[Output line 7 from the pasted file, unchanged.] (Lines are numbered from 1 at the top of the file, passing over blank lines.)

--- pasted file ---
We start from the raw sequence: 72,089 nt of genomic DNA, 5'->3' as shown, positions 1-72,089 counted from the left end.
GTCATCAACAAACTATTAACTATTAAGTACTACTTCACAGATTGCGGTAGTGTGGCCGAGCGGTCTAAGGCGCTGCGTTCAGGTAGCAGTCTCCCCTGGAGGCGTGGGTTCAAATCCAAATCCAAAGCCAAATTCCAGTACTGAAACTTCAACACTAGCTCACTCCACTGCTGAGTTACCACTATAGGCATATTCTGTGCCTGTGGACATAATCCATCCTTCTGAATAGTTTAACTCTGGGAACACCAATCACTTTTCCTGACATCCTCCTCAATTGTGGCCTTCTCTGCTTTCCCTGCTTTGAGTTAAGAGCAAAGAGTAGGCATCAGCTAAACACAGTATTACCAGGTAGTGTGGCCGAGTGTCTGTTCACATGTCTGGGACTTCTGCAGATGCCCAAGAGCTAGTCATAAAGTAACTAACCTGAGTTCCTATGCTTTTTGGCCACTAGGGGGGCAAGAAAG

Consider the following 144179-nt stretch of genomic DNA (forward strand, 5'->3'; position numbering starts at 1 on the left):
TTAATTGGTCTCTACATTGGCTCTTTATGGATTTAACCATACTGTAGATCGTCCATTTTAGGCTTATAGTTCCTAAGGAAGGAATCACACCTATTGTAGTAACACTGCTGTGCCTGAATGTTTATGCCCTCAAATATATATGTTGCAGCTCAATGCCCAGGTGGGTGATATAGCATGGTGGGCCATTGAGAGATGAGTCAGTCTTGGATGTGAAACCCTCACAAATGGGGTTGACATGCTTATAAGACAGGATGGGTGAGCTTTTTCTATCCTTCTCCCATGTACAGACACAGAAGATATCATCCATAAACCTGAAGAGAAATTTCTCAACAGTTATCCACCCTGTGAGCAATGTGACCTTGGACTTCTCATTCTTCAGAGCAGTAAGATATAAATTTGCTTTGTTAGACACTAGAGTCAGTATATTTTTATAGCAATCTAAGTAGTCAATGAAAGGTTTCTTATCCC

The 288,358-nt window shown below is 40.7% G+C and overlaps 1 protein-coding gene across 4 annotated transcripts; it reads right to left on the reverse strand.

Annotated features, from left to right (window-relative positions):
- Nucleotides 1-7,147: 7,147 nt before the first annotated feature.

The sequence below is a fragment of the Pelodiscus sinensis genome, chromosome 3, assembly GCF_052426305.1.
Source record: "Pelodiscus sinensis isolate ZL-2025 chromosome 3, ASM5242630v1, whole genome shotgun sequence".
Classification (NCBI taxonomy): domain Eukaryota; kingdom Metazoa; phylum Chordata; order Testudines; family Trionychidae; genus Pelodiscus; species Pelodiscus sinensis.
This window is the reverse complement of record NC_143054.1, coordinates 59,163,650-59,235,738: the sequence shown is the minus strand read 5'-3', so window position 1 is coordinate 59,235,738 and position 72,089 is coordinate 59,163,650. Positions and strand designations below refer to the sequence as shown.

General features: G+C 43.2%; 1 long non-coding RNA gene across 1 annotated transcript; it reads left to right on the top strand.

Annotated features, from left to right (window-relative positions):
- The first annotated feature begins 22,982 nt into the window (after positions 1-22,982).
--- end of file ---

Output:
- Nucleotides 1-7,147: 7,147 nt before the first annotated feature.